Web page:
I have no objection to free-thinking folks buying supplements or anything that think will work. My objection is with those who claim a curative option even when they fail to understand the basic mechanics of the disease. If we start from flawed assumptions, as is the case with seaweed, we are bound to be disappointed.

        There is only one thing that is proven to actually treat the underlying pathology of endometriosis and by now, it’s been replicated and published in peer-review journals for over 20 years. It’s called skilled excision surgery and very few physicians specialize in it or have been doing it long enough to be good at it. Most generalists are put off by the notion or they don’t know enough to be able to refer patients to those with notable skills (even though the professional organizations they belong to recommend just that: referral to excision surgeons). If patients can figure out ways to get to these physicians (in spite of those who deny them, like their own OBGYNs and insurance plans), they can find the hope they seek. With skillful excision and follow-up care for co-ocurring conditions that contribute to pelvic pain (IC, pelvic floor dysfunction, adenomyosis, fibroids, recurrent cysts, so on), women’s lives are being restored.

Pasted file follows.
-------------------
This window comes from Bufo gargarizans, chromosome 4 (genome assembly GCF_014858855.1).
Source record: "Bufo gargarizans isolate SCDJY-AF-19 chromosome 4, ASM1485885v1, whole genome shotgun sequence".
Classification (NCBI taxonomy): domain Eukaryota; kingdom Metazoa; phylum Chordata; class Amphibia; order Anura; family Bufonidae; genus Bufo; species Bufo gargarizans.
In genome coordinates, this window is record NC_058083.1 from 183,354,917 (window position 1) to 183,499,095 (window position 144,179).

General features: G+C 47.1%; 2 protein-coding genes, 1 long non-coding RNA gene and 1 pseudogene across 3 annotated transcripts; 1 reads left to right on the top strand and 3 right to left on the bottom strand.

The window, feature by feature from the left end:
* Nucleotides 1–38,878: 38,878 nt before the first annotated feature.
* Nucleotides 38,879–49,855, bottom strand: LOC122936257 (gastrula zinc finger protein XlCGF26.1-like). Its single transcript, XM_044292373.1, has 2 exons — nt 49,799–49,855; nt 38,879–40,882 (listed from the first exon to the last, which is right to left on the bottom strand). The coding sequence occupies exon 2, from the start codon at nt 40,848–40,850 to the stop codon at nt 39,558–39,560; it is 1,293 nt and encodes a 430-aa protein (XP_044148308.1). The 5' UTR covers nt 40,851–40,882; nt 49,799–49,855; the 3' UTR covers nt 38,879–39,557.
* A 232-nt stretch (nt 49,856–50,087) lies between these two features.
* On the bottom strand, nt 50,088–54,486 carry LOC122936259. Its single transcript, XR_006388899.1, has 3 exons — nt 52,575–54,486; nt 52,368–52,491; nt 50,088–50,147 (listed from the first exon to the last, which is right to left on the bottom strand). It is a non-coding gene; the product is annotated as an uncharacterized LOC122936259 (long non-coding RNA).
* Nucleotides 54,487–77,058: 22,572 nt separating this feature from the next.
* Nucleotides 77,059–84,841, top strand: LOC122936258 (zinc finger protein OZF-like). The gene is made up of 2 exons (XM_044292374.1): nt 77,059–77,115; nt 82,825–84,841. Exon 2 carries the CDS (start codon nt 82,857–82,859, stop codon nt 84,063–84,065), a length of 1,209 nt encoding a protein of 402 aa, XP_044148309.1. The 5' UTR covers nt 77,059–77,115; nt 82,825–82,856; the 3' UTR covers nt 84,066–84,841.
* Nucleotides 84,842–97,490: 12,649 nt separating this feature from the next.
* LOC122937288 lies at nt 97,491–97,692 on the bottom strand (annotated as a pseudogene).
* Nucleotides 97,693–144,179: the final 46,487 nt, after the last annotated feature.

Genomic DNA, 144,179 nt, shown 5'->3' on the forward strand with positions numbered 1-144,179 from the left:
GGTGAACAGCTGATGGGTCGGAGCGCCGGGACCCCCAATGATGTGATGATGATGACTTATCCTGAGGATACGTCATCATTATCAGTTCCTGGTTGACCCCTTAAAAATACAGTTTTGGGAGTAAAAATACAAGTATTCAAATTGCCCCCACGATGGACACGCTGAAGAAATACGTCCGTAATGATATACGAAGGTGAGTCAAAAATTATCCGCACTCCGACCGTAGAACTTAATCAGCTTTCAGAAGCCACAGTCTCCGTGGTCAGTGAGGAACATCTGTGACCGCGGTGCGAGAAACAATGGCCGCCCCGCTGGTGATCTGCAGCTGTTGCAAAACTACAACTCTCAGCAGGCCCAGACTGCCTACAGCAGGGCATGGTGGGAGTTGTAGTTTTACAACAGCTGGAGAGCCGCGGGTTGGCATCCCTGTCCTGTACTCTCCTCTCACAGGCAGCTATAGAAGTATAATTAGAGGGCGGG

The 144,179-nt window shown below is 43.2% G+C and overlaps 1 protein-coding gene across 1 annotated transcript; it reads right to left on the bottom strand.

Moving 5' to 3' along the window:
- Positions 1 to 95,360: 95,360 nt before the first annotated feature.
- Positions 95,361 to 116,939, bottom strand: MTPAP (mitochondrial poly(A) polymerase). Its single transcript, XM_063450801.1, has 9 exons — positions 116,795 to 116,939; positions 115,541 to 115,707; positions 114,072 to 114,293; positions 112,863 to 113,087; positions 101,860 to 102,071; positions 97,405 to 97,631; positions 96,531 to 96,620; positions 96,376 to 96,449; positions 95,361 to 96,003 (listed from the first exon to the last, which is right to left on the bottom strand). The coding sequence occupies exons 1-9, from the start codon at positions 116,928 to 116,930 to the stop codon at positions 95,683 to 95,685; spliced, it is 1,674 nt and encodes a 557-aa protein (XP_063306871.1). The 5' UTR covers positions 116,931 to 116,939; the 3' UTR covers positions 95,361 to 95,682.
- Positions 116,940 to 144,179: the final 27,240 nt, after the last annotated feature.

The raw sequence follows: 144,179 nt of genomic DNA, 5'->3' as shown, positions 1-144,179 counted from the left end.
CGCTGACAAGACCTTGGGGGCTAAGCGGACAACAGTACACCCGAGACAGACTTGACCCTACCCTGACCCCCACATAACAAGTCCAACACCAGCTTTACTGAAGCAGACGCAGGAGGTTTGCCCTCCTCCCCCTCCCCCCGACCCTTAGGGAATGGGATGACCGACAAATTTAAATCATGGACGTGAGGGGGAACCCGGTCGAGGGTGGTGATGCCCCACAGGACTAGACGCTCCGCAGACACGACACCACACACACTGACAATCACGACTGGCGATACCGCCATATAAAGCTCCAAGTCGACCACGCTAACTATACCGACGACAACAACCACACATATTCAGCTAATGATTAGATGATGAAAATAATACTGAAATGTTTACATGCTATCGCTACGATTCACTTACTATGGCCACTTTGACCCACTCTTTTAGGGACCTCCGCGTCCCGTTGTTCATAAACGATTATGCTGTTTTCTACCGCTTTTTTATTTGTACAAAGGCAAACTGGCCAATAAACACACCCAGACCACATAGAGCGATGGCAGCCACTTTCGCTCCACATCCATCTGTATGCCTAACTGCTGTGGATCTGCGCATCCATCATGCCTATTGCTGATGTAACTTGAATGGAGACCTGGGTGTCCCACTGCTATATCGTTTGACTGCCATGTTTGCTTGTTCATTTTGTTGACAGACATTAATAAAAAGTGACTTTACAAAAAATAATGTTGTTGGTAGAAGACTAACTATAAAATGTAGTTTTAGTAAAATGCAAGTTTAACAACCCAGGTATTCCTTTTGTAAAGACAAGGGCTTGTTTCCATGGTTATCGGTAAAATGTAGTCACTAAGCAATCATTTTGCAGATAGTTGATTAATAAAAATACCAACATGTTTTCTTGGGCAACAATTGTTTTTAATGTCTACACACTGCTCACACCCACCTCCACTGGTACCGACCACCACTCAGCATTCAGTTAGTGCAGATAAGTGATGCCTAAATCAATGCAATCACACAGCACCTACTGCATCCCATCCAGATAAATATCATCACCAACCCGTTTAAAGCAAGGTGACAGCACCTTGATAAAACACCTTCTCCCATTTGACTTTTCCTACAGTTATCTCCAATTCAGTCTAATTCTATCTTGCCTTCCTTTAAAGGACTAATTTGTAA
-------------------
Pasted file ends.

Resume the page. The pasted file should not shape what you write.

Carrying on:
To my mind — as one who has educated patients for over two years, one who works with healthcare professionals in that mission — the best antidote for the hopelessness that women with endometriosis feel is not another supplement or another promised based on a misunderstanding of what endometriosis is and how is behaves. We actually KNOW better by now and we don’t have to cling to “maybes” and “what ifs”. We have a good answer for the crushing hopelessness and it’s called skilled excision of disease.

        I hope your wife can find the relief she deserves.




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        1. Hi Kathryn,
          I also run a patient group / health promotion charity called EndoActive here in Australia.